Sharing National Security Letters with the public
Director Law Enforcement and Information Security
In our continued effort to increase transparency around government demands for user data, today we begin to make available to the public the National Security Letters (NSLs) we have received where, either through litigation or legislation, we have been freed of nondisclosure obligations. We previewed this back in October when we updated our Transparency Report.
As we have described in the past, we have fought for the right to be transparent about our receipt of NSLs. This includes working with the government to publish statistics about NSLs we've received, successfully fighting NSL gag provisions in court, and leading the effort to ensure that Internet companies can be more transparent with users about the volume and scope of national security demands that we receive.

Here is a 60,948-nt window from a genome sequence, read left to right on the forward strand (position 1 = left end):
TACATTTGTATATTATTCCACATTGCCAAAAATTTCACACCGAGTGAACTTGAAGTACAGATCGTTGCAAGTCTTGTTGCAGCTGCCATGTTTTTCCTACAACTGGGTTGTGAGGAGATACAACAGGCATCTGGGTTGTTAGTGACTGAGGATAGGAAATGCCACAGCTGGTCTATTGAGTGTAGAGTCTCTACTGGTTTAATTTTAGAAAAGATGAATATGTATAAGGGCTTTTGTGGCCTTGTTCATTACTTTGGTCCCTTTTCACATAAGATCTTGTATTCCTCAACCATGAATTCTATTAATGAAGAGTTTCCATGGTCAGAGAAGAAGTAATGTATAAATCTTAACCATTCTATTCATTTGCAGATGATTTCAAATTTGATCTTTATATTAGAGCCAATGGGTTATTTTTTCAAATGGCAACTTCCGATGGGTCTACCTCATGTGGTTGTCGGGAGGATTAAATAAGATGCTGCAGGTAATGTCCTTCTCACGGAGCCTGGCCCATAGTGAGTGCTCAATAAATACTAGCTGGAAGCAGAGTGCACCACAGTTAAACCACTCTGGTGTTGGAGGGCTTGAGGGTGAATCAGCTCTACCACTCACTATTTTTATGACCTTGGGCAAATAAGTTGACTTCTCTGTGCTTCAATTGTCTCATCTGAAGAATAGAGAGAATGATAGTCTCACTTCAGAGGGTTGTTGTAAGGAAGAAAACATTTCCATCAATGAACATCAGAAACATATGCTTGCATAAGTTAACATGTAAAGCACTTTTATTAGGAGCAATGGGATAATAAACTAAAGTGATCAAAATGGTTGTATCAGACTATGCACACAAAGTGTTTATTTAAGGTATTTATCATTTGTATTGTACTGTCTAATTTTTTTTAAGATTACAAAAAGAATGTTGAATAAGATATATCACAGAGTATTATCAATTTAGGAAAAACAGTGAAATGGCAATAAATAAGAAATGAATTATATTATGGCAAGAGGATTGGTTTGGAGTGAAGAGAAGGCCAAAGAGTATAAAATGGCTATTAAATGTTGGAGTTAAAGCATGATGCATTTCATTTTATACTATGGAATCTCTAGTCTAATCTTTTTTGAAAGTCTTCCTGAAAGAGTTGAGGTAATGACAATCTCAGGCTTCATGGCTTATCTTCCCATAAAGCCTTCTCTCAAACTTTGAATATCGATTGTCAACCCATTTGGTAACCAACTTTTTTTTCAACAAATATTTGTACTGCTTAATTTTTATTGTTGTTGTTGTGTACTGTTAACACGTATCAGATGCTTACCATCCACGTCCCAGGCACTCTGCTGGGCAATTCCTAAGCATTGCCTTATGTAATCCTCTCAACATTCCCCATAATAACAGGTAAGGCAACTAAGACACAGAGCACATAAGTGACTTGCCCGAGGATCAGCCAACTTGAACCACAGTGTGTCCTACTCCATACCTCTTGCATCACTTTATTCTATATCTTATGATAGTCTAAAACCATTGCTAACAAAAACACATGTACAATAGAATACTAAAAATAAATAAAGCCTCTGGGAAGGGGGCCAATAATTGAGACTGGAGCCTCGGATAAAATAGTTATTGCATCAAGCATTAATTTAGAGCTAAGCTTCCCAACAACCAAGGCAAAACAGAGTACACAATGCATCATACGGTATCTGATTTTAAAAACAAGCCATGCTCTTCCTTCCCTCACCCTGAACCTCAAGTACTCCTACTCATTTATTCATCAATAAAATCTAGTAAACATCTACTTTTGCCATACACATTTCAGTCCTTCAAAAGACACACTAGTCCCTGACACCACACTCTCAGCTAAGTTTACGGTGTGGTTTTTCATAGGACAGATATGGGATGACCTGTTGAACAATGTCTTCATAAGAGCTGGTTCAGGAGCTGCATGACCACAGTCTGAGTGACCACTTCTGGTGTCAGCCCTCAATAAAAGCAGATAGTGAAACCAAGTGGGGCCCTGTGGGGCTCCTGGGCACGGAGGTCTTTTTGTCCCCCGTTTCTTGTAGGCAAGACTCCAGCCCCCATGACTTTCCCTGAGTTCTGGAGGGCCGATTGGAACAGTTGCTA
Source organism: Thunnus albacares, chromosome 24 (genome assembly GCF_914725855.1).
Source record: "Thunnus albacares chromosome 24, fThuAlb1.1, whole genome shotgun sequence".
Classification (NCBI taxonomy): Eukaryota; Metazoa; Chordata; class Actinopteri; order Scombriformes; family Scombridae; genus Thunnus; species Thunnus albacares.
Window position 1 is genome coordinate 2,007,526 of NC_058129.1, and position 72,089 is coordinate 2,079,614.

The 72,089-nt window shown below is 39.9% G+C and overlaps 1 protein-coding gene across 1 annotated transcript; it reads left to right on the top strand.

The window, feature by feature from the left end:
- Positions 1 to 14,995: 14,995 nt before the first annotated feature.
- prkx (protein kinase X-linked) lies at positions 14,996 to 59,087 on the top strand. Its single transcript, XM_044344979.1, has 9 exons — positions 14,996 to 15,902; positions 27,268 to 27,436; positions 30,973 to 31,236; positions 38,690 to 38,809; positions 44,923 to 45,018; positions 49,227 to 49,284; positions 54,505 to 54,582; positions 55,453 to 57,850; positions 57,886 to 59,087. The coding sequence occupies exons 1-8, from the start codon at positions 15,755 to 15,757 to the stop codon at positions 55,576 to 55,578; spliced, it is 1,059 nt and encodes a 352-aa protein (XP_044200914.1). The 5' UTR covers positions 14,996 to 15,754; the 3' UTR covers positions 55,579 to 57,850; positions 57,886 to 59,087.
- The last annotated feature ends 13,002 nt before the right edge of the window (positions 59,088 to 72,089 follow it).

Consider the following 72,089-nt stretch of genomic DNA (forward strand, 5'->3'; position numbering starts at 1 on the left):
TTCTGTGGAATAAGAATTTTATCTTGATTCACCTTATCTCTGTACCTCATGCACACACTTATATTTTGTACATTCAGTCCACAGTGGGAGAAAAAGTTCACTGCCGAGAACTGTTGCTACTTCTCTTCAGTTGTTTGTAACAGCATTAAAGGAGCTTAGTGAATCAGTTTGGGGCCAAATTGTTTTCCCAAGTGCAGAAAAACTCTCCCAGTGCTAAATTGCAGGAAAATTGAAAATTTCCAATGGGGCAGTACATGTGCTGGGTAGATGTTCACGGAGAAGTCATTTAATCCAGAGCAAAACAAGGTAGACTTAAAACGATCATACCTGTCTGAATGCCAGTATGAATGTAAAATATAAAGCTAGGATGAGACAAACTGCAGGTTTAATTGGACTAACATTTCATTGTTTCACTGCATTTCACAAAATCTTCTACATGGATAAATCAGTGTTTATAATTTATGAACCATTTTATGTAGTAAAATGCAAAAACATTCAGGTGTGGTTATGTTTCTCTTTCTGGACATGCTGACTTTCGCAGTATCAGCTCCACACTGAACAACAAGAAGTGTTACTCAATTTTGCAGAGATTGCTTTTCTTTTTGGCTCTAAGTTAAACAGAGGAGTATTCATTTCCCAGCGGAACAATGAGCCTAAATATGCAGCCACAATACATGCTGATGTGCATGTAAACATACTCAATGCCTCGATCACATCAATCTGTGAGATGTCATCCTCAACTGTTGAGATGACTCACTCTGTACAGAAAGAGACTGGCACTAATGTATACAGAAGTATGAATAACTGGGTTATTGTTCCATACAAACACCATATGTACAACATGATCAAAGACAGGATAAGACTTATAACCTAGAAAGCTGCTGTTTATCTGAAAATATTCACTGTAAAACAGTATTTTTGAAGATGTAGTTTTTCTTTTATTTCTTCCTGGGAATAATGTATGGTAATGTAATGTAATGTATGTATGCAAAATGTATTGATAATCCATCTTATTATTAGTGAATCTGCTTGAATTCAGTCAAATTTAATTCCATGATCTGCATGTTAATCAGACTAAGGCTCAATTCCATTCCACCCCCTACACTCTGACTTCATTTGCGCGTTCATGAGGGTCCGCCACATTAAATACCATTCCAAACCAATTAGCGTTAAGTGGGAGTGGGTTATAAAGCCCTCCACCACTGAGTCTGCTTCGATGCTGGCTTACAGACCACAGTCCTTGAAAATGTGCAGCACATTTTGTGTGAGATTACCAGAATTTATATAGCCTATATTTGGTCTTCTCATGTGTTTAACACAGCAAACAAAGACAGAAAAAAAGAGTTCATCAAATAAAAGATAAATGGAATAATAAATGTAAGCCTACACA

In 2015, Congress passed the USA Freedom Act, which allowed companies like Google to make more granular disclosures about National Security Letters they receive. In addition, the Act restricts the use of indefinite gag restrictions that prevent providers from ever notifying customers or talking about the demands. The Department of Justice (DOJ) must now regularly review disclosure restrictions in NSLs and lift those that are no longer needed. The United States Attorney General approved procedures to do this, and as we mentioned recently, the FBI has started lifting gag restrictions on particular NSLs.
We are now making copies of those NSLs available. Our goal in doing so is to shed more light on the nature and scope of NSLs. We minimized redactions to protect privacy interests, but the content of the NSLs remain as they were when served. We are also publishing the correspondence reflecting the lifting of the nondisclosure restrictions. We have links to the documents below. In the near future, we will establish a more permanent home for these and additional materials from our Transparency Report.
Redacted NSLs and FBI correspondence
While we are encouraged by this development, we will remain vigilant in opposing legislation that would significantly expand the universe of information that can be obtained with an NSL.